Global CIO: Will Cisco's Revolutionary Router Torpedo Tinseltown?
Technology is roiling short-sighted Hollywood, and the business-model implications and opportunities for CIOs in every industry are enormous.
Throughout its brief but dazzling history, the video/movie/film industry has created a well-deserved reputation for exquisite creativity in its artistic expression, excruciating short-sightedness in its business models, and near-existential blindness to technological advancements. Two quick examples:
Exhibit A: in 1927, dismissing what some would call a rather obvious technology-driven opportunity for the business, legendary Hollywood pioneer Harry M. Warner of Warner Brothers squawked, "Who the hell wants to hear actors talk?"
Exhibit B: in 1946, another Hollywood kingpin, 20th Century Fox head Darryl F. Zanuck, dismissed a nascent competitor with this infamous brush-off: "Television won't be able to hold on to any market it captures after the first six months. People will soon get tired of staring at a plywood box every night."
And comes now onto the scene an externally bland and low-brow chunk of metal, plastic, and silicon bearing not only the prodigiously unsexy moniker "CRS-3" but also and much more importantly the very real potential to demolish the film industry and the business models the big studios are clinging to so desperately.
So IT doesn't matter, huh? Try telling that to some studio big-shot who's just had his CIO verify what that geeky little CRS-3 router-thingy can do: in just 240 seconds, it can stream not just one movie, and not just a double feature. No, in 240 seconds, the CRS-3 can stream every single movie ever made. Every move ever made. In four minutes.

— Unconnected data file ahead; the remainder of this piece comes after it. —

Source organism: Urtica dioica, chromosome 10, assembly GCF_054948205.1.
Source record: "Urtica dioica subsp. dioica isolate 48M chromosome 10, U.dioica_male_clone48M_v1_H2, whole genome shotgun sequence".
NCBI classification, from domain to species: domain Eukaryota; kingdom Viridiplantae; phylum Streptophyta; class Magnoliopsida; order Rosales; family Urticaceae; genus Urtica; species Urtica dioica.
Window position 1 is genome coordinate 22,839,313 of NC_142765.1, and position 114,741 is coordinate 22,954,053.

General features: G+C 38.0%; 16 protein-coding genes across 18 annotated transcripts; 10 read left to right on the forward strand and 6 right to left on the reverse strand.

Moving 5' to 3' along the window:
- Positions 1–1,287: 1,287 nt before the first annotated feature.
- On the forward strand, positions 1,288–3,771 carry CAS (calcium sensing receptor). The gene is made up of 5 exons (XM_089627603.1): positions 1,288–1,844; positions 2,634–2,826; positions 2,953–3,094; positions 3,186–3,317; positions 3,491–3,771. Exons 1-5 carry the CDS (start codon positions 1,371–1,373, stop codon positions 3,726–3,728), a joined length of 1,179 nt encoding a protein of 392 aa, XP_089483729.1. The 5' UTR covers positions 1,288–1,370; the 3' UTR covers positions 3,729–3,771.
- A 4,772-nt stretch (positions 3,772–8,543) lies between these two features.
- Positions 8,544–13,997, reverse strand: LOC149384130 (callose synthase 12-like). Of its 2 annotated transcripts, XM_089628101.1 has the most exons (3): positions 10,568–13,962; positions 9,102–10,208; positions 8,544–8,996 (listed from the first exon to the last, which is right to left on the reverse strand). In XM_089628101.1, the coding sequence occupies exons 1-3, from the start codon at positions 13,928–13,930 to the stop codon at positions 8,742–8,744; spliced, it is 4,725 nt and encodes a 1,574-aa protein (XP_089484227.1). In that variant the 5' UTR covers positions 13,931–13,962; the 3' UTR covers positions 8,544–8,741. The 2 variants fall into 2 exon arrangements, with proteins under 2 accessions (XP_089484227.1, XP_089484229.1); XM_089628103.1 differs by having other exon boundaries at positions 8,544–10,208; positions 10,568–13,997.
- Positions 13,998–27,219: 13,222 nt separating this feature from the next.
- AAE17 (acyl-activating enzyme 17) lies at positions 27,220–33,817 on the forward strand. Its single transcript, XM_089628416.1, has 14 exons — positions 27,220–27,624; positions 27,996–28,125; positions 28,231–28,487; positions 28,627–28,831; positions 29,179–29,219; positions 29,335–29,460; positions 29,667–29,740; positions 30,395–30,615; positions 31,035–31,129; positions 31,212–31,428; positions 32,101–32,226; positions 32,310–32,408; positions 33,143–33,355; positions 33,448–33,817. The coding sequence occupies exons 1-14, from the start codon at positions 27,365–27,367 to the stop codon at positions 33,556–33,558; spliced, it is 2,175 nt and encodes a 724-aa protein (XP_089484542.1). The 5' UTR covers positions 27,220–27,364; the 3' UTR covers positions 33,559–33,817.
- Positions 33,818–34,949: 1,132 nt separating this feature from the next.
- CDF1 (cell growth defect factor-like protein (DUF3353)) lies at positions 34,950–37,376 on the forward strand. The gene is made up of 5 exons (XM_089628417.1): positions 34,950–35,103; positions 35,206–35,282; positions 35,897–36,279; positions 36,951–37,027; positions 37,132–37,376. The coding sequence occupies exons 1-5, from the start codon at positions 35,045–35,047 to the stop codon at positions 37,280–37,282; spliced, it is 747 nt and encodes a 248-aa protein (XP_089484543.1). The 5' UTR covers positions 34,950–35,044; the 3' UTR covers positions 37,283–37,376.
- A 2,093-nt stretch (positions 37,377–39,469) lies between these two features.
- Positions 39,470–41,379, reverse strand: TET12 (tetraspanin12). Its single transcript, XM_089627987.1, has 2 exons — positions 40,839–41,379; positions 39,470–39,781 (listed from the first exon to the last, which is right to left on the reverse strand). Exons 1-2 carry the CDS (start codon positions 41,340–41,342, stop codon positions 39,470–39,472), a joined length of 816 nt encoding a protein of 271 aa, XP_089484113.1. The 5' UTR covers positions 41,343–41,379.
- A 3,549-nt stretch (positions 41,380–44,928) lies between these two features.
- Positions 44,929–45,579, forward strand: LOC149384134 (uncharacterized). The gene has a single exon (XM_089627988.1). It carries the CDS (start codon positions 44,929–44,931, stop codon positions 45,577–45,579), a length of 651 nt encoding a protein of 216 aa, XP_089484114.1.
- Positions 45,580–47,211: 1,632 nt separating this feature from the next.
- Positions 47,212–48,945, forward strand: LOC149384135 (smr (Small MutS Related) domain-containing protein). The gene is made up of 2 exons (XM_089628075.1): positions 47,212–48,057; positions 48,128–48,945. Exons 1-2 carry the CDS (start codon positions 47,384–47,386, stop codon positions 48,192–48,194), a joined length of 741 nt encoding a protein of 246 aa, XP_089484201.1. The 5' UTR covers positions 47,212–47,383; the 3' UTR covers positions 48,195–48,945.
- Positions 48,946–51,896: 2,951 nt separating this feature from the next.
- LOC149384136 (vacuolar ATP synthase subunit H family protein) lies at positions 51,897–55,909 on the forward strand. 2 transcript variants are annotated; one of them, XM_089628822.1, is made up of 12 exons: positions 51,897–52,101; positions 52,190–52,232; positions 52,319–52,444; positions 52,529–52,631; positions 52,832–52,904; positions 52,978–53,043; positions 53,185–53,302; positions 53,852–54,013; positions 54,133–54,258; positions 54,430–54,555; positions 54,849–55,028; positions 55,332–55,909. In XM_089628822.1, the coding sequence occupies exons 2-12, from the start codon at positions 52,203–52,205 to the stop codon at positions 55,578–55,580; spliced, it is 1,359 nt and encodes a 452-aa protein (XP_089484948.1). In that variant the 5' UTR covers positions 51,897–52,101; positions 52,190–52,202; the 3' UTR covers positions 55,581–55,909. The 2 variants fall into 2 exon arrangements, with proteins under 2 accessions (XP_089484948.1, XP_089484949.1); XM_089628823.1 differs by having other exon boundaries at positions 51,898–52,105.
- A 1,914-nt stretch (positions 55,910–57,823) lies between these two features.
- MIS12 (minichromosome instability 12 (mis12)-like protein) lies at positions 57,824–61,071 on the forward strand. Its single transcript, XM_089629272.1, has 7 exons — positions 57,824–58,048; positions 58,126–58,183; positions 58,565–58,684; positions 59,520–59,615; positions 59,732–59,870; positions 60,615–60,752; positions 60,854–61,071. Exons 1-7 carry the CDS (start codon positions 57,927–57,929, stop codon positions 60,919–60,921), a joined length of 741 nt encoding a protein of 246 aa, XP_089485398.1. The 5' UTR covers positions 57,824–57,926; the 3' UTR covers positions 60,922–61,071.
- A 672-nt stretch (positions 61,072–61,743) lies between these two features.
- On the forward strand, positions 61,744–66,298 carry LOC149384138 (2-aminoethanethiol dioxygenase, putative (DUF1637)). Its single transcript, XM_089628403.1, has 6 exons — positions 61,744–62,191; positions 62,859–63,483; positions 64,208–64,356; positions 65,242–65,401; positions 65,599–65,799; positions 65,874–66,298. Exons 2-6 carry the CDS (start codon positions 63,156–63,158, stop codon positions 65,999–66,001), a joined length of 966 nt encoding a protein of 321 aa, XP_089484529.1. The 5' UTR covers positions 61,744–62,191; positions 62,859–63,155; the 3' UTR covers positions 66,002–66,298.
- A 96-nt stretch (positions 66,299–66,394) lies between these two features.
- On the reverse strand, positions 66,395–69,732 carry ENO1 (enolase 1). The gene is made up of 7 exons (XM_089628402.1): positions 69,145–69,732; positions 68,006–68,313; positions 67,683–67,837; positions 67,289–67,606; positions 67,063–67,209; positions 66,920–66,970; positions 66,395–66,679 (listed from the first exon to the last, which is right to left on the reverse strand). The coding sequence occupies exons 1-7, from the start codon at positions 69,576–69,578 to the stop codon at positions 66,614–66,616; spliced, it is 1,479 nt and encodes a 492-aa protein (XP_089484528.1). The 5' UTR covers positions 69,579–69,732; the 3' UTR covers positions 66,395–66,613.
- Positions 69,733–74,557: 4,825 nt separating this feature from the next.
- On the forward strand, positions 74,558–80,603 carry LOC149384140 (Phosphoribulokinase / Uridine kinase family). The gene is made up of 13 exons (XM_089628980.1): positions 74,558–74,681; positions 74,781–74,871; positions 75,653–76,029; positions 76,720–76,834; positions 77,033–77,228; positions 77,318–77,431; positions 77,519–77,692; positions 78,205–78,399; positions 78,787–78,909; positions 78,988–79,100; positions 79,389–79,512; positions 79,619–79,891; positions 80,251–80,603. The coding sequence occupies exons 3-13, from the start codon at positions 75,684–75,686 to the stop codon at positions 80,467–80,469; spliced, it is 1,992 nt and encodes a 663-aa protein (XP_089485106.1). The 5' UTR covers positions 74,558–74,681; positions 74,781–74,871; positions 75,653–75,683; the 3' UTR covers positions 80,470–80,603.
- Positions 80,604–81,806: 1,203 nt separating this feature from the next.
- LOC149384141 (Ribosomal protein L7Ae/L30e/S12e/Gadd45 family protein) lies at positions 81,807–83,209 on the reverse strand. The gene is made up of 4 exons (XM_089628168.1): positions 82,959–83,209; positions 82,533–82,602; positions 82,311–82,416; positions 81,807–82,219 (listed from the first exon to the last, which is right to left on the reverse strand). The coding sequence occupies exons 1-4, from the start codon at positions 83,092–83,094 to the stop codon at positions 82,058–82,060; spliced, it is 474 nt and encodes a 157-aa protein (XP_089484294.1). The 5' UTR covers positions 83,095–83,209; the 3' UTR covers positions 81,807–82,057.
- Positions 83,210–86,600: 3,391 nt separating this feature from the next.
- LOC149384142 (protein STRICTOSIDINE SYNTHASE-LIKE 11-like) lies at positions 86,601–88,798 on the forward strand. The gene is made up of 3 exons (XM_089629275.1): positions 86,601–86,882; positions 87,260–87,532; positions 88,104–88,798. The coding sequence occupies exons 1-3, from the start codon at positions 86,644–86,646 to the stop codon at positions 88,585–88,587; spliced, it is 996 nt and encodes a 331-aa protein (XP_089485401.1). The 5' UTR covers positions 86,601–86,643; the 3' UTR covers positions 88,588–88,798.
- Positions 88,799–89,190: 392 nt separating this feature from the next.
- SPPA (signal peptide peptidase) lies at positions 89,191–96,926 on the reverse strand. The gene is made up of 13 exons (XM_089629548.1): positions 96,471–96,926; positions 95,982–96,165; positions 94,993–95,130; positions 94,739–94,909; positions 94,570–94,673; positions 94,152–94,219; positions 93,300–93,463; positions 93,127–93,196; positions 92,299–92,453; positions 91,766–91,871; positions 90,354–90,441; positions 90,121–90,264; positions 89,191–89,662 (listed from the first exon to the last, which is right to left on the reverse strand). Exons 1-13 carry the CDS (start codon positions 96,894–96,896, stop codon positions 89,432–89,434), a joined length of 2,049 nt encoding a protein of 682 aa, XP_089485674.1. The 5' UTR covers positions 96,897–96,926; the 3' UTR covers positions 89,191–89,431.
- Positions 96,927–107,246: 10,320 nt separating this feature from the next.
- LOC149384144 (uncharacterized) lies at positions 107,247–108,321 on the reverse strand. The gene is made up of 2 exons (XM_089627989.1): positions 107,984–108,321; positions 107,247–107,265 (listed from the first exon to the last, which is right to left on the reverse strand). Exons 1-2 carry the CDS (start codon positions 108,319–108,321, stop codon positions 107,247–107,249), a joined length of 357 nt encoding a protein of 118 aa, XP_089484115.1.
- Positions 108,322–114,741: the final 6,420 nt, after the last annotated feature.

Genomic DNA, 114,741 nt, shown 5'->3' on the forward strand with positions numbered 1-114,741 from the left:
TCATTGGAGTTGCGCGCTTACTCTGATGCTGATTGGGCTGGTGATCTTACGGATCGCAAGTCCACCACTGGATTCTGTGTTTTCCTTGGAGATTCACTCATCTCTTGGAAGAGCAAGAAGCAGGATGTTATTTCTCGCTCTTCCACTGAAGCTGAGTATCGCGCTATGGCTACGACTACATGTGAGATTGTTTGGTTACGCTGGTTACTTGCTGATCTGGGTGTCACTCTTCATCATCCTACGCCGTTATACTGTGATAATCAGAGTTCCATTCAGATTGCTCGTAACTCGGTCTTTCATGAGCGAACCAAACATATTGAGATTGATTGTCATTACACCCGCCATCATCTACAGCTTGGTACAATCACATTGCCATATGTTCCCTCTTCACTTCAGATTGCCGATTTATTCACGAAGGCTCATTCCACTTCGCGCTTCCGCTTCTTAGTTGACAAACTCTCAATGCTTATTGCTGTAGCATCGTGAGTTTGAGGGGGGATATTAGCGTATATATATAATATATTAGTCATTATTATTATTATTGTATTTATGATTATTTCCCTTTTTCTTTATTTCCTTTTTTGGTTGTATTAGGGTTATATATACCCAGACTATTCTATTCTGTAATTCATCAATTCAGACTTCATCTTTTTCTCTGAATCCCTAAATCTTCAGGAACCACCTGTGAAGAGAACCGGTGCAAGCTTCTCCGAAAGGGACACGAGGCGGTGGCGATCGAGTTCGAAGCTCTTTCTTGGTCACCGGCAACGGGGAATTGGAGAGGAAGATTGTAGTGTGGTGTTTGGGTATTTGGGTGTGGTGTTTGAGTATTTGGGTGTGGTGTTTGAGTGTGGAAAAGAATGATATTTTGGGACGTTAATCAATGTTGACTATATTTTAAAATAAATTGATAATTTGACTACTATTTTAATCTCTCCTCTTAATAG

Think about what that almost-unfathomable performance boost will mean in terms of the film industry's traditional business models, under which the big studios controlled the making, packaging, and distribution of the overwhelming majority of films available to the public. Will the blazing speed of the CRS-3 and the new wave of ridiculously rapid routers to follow render the whole packaging and distribution side of the equation obsolete? (For additional technology and competitive insight, be sure to check out my colleague Alex Wolfe's excellent analyses on the CRS-3 announcement and the reaction from Juniper.)
What about DVDs? Why buy the chunk of plastic when it's much simpler for you to just zap the digital file into your home theater or laptop or smartphone or your car?
This tech innovation has the potential to be to stuffy business models what wrecking balls have long been to condemned buildings: the very last thing they see, hear, and feel before being transformed into rubble that might or might not ever be used again. Here's how an engaging article from time.com describes the industry's dilemma:
Google in the Enterprise SurveyThere's no doubt Google has made headway into businesses: Just 28 percent discourage or ban use of its productivity products, and 69 percent cite Google Apps' good or excellent mobility. But progress could still stall: 59 percent of nonusers distrust the security of Google's cloud. Its data privacy is an open question, and 37 percent worry about integration.